ELYRIA, Ohio—President Barack Obama tried to relaunch his political agenda Friday with a populist attack on banks and insurance companies that signaled he would fight for his priorities going into the fall elections rather than give ground to Republicans on key issues.
Mr. Obama's campaign-style speech here capped one of the most bruising weeks of his year in office. The president traveled to this swing-state manufacturing town ostensibly to deliver a speech about jobs and the economy, but instead he repeatedly veered off-script to interject pledges to battle his political foes over health care and other issues "so long as I have breath in me."
Mr. Obama also took more jabs at Wall Street, despite continued signs of investor jitters Friday stemming from his proposal to impose levies on big banks. His voice rising, Mr. Obama defended the plan he announced Thursday as a way "to repay taxpayers in full for saving [banks'] skins in a time of need," and then delivered a line that got the day's biggest applause: "We want our money back. We want our money back! And we're going to get your money back—every dime, each and every dime."
As Mr. Obama spoke, the Dow Jones Industrial Average accelerated its decline, headed toward a loss of more than 200 points for the day. Analysts have attributed the blue chip stock index's decline this past week to factors including the administration's bank proposal, worries about the latest rise in jobless claims and uncertainty surrounding Federal Reserve Chairman Ben Bernanke's chances for reconfirmation. Mr. Bernanke's term expires in less than two weeks.
Mr. Obama said he would continue to push for an overhaul of the health-care system, even as House and Senate Democrats appeared ready to retreat on the issue after Massachusetts Republican Scott Brown won the U.S. Senate seat formerly held by the late Edward Kennedy—giving the GOP enough Senate votes to block any legislation. Mr. Obama didn't say, though, how he might convince Republicans and wavering Democrats to back a health-care plan considered even by his allies to be an uphill climb.
Obama in Ohio
U.S. President Barack Obama spoke with other patrons at Smitty's restaurant in Elyria, Ohio, Friday.
"I'm not going to watch more people get crushed by costs or denied care they need by insurance-company bureaucrats," the president said. "I'm not going to have the insurance companies click their heels and watch their stocks skyrocket, because once again there's no control on what they do."
Those remarks followed a litany of more politically popular efforts to aid Ohio through the $787 billion federal economic-stimulus package, rein in credit-card interest rates and provide equal wages for women. The president's visit consisted of a day-long tour of manufacturers and a town-hall meeting.
The White House's stated goal in putting the spotlight on Elyria was to highlight administration efforts to spur job creation in a region hard hit by the loss of manufacturing jobs. But Mr. Obama's appearance coincided with new state figures showing Ohio's jobless rate climbed last month to 10.9%, from 10.6% in November, nearly a full point higher than the national average. National figures released Thursday showed a jump in the number of Americans who applied for jobless benefits, with claims rising 36,000 to 482,000 last week, the third straight week claims increased. Analysts had expected new claims to slip to 440,000.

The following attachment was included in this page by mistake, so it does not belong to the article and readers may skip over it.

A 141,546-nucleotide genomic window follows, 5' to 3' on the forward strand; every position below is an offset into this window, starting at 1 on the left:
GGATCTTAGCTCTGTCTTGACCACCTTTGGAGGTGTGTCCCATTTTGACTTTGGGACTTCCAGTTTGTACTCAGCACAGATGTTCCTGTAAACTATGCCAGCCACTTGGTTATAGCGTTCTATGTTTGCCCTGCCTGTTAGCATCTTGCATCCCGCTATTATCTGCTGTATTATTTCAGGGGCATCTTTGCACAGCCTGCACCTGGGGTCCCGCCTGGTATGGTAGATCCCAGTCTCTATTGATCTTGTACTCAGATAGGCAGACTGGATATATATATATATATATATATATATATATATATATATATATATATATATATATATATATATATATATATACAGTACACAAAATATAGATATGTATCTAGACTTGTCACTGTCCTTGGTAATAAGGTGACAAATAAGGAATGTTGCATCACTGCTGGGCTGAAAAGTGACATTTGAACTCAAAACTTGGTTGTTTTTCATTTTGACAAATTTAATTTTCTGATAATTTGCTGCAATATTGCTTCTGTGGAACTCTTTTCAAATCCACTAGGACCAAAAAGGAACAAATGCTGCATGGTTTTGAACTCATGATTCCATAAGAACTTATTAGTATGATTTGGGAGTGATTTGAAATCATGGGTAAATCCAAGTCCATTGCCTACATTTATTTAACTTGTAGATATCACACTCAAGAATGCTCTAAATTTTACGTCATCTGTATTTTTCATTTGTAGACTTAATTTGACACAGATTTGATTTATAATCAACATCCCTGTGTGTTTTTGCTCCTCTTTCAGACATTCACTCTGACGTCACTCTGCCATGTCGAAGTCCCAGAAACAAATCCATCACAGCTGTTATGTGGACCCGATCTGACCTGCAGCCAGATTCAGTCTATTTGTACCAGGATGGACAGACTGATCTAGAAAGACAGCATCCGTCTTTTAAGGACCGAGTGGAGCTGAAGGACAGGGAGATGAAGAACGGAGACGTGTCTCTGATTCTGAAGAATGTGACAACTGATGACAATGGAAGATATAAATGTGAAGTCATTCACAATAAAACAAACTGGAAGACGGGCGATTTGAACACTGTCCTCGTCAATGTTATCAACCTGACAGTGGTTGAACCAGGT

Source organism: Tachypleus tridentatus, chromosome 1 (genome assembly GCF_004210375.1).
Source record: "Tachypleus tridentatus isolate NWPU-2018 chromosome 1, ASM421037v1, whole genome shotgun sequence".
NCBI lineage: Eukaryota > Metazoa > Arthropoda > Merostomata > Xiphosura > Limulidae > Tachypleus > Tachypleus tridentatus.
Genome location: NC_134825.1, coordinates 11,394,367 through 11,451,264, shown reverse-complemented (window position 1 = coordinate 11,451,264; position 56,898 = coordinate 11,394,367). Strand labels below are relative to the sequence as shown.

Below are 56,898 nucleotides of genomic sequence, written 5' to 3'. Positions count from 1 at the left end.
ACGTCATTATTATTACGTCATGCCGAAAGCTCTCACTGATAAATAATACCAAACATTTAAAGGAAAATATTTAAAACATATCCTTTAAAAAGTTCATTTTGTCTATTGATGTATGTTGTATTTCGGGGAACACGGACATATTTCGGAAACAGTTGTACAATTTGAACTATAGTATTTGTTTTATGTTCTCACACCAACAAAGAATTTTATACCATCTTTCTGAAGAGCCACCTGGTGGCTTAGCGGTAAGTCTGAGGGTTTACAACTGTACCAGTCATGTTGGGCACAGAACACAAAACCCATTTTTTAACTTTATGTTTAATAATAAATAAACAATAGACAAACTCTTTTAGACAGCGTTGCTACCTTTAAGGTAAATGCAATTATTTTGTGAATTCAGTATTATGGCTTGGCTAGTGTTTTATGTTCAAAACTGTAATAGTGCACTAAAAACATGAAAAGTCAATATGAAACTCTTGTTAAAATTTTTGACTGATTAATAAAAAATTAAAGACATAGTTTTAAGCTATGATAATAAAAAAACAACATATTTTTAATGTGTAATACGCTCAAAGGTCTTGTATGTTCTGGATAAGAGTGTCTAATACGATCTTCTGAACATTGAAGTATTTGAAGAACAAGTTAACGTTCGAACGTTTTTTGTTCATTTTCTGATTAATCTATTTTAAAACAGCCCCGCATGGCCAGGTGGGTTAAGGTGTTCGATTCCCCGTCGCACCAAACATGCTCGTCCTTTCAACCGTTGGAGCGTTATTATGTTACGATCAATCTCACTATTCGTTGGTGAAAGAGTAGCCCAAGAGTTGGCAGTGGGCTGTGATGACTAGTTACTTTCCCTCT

House Republican leader John Boehner of Ohio hammered hard on the unemployment issue in a statement on Mr. Obama's appearance.
"When he last visited Elyria, candidate Obama promised that as president he would enact a 'job creation agenda.' Yet for the past year, Ohioans have watched anxiously as Washington Democrats, with the approval of President Obama, have pushed a job-killing agenda," Mr. Boehner said.
President Obama takes questions Friday during a town-hall style meeting in Elyria, Ohio
Mr. Obama's turn toward populist rhetoric—mirroring in some ways the anger of the conservative populist movement that has helped to stall his agenda—carries risks. The stock market sell-off represents one of them: that business leaders wary of the administration's policies would be reluctant to invest in job-creating enterprises.
Moreover, Mr. Obama's display of anger with big financial institutions and insurers may not reassure voters who are dubious about his proposed solutions to the country's economic problems. That difficulty was evident from comments by Ohioans on Friday.
"I think his intentions are right, and the programs are wrong," said Wendell Brown, who manages an auto dealership in Elyria. Bashing banks and special interests works, Mr. Brown said, because "Everyone here is affected by job losses—I think you can't help but get fired up, but at the same time I didn't get any real clear, definite answer on what he's going to do to restore jobs."
Others were supportive of Mr. Obama's efforts. "He's going to make those who took excess money accountable," said Jennifer Streza-Ebenger, a retired teacher who lives in the city of Lorain. "He's a good guy, a good leader, and he knows what's happening in our county and in our state."